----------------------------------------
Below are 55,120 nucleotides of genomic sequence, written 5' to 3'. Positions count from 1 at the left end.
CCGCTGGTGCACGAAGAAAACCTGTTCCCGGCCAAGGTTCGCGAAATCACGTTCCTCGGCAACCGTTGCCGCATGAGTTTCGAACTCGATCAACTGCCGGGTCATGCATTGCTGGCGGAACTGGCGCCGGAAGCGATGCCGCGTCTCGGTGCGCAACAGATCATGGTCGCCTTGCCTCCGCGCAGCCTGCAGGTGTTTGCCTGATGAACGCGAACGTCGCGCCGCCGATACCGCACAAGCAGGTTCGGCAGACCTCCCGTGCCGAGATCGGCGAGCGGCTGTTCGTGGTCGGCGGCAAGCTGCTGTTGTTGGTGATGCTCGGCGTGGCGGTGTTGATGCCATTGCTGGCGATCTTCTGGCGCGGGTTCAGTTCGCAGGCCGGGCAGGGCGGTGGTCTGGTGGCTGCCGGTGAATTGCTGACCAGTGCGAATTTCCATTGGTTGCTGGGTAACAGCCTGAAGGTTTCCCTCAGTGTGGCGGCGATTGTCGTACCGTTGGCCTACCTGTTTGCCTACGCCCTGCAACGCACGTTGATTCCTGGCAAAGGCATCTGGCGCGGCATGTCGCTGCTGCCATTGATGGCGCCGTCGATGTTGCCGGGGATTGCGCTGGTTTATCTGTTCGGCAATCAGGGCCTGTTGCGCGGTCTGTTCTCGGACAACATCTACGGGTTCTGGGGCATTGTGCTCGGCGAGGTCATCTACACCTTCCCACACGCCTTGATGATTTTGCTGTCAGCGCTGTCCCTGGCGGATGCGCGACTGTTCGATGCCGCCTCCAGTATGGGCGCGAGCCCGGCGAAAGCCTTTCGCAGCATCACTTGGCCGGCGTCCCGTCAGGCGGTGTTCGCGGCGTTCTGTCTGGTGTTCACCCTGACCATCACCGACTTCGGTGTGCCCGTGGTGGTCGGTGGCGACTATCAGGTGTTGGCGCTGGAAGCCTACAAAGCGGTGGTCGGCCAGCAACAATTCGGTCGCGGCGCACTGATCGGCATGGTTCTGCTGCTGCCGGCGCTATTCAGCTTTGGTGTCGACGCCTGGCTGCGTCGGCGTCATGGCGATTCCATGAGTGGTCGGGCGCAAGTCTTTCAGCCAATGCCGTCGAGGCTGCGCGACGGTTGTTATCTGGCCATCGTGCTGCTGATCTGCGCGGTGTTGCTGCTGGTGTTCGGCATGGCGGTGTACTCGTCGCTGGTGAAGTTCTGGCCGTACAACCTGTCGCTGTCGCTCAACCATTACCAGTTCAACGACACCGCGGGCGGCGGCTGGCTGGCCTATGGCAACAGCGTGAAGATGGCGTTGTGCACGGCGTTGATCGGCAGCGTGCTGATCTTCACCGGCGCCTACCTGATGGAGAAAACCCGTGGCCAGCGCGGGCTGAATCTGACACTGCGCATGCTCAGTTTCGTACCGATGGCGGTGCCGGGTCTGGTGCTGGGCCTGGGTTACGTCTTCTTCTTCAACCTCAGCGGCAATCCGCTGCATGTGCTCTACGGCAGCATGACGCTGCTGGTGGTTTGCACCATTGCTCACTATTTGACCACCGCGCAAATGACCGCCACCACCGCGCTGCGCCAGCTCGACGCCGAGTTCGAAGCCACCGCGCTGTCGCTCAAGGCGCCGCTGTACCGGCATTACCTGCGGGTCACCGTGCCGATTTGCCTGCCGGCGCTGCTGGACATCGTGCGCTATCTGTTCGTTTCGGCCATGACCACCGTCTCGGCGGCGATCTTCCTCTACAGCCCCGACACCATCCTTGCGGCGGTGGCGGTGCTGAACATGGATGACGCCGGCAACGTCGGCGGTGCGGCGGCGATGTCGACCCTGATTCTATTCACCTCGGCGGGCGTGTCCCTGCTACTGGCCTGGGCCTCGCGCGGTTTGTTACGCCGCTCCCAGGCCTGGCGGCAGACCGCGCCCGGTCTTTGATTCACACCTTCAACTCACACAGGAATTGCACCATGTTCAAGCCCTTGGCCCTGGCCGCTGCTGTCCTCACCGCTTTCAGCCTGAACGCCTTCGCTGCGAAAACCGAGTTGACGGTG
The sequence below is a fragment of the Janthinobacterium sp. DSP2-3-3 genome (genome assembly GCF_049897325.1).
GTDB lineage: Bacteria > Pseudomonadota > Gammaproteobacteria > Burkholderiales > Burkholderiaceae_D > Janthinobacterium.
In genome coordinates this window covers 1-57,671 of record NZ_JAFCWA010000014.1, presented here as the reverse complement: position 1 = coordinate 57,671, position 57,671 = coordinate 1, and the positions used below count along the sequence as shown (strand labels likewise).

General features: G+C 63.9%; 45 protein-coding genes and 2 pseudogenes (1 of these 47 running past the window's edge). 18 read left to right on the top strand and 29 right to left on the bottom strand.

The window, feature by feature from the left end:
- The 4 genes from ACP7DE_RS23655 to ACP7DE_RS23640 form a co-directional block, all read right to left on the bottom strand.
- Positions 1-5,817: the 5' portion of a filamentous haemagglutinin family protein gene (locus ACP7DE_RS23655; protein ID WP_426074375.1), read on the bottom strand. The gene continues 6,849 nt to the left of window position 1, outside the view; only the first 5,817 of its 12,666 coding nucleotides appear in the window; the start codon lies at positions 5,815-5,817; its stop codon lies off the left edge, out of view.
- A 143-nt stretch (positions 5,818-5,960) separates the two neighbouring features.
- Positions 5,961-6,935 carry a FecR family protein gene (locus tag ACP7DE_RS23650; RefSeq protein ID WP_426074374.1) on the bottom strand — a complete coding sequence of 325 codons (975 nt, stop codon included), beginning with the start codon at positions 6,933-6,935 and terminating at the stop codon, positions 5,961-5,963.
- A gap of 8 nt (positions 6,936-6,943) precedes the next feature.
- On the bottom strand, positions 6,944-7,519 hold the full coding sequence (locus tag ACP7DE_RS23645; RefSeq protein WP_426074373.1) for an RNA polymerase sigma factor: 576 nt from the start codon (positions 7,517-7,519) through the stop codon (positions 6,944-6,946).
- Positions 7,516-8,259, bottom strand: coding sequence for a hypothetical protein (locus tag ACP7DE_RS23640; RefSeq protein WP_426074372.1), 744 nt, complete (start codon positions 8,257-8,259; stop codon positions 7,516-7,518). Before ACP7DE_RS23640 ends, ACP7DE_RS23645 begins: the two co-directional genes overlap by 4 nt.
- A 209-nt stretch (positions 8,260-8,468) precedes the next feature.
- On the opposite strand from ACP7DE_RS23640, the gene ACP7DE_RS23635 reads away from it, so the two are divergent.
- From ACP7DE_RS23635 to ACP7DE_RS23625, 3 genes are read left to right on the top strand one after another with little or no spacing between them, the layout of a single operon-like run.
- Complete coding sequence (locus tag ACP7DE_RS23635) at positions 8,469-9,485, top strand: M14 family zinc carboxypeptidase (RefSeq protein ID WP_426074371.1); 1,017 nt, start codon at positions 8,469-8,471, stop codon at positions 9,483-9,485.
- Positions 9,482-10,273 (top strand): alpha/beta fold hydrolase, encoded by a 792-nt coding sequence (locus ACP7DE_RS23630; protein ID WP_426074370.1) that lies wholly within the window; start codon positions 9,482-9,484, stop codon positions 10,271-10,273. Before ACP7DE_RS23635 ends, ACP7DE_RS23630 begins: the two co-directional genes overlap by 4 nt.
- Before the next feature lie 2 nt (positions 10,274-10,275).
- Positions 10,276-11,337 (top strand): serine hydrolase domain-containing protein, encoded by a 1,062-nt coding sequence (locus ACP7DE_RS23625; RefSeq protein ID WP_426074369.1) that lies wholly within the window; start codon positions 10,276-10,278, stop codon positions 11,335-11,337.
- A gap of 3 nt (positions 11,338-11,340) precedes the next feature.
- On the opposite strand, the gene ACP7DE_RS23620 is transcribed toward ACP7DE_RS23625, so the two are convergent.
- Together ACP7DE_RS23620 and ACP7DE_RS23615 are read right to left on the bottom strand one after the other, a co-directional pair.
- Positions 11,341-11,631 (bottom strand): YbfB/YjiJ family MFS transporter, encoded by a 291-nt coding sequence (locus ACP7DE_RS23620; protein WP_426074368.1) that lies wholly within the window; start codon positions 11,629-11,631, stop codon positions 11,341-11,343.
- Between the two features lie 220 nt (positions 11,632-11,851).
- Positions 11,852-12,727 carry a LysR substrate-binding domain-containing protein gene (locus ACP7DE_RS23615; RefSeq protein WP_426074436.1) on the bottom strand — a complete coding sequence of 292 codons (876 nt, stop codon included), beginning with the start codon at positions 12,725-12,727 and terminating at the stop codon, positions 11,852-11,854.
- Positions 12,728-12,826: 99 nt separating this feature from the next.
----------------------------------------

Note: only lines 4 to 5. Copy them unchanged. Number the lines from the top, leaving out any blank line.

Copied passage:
GTDB lineage: Bacteria > Pseudomonadota > Gammaproteobacteria > Burkholderiales > Burkholderiaceae_D > Janthinobacterium.
In genome coordinates this window covers 1-57,671 of record NZ_JAFCWA010000014.1, presented here as the reverse complement: position 1 = coordinate 57,671, position 57,671 = coordinate 1, and the positions used below count along the sequence as shown (strand labels likewise).